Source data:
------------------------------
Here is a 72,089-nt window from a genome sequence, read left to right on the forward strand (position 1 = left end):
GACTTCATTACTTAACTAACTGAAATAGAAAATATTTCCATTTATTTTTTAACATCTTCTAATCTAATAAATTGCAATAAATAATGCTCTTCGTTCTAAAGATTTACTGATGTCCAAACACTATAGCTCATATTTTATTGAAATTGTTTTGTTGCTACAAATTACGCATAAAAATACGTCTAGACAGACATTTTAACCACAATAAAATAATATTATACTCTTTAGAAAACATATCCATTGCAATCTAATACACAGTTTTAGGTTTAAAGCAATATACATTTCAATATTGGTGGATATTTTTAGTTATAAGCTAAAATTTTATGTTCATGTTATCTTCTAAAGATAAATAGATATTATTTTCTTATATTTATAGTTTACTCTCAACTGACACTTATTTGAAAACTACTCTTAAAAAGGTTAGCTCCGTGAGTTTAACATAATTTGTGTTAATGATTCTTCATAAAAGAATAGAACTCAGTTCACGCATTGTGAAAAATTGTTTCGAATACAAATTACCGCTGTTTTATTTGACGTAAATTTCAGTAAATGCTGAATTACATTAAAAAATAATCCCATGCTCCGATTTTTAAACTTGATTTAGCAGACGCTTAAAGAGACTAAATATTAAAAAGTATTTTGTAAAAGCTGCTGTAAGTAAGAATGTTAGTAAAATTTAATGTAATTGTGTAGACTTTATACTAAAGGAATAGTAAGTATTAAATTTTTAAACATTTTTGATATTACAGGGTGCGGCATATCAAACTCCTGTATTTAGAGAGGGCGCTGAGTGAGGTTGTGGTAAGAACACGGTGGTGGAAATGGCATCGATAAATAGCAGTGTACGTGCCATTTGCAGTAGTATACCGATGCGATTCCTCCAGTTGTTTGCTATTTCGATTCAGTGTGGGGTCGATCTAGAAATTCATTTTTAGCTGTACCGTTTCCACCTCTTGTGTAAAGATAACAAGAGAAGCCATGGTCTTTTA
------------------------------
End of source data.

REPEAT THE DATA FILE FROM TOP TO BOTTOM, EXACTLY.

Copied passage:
Here is a 72,089-nt window from a genome sequence, read left to right on the forward strand (position 1 = left end):
GACTTCATTACTTAACTAACTGAAATAGAAAATATTTCCATTTATTTTTTAACATCTTCTAATCTAATAAATTGCAATAAATAATGCTCTTCGTTCTAAAGATTTACTGATGTCCAAACACTATAGCTCATATTTTATTGAAATTGTTTTGTTGCTACAAATTACGCATAAAAATACGTCTAGACAGACATTTTAACCACAATAAAATAATATTATACTCTTTAGAAAACATATCCATTGCAATCTAATACACAGTTTTAGGTTTAAAGCAATATACATTTCAATATTGGTGGATATTTTTAGTTATAAGCTAAAATTTTATGTTCATGTTATCTTCTAAAGATAAATAGATATTATTTTCTTATATTTATAGTTTACTCTCAACTGACACTTATTTGAAAACTACTCTTAAAAAGGTTAGCTCCGTGAGTTTAACATAATTTGTGTTAATGATTCTTCATAAAAGAATAGAACTCAGTTCACGCATTGTGAAAAATTGTTTCGAATACAAATTACCGCTGTTTTATTTGACGTAAATTTCAGTAAATGCTGAATTACATTAAAAAATAATCCCATGCTCCGATTTTTAAACTTGATTTAGCAGACGCTTAAAGAGACTAAATATTAAAAAGTATTTTGTAAAAGCTGCTGTAAGTAAGAATGTTAGTAAAATTTAATGTAATTGTGTAGACTTTATACTAAAGGAATAGTAAGTATTAAATTTTTAAACATTTTTGATATTACAGGGTGCGGCATATCAAACTCCTGTATTTAGAGAGGGCGCTGAGTGAGGTTGTGGTAAGAACACGGTGGTGGAAATGGCATCGATAAATAGCAGTGTACGTGCCATTTGCAGTAGTATACCGATGCGATTCCTCCAGTTGTTTGCTATTTCGATTCAGTGTGGGGTCGATCTAGAAATTCATTTTTAGCTGTACCGTTTCCACCTCTTGTGTAAAGATAACAAGAGAAGCCATGGTCTTTTA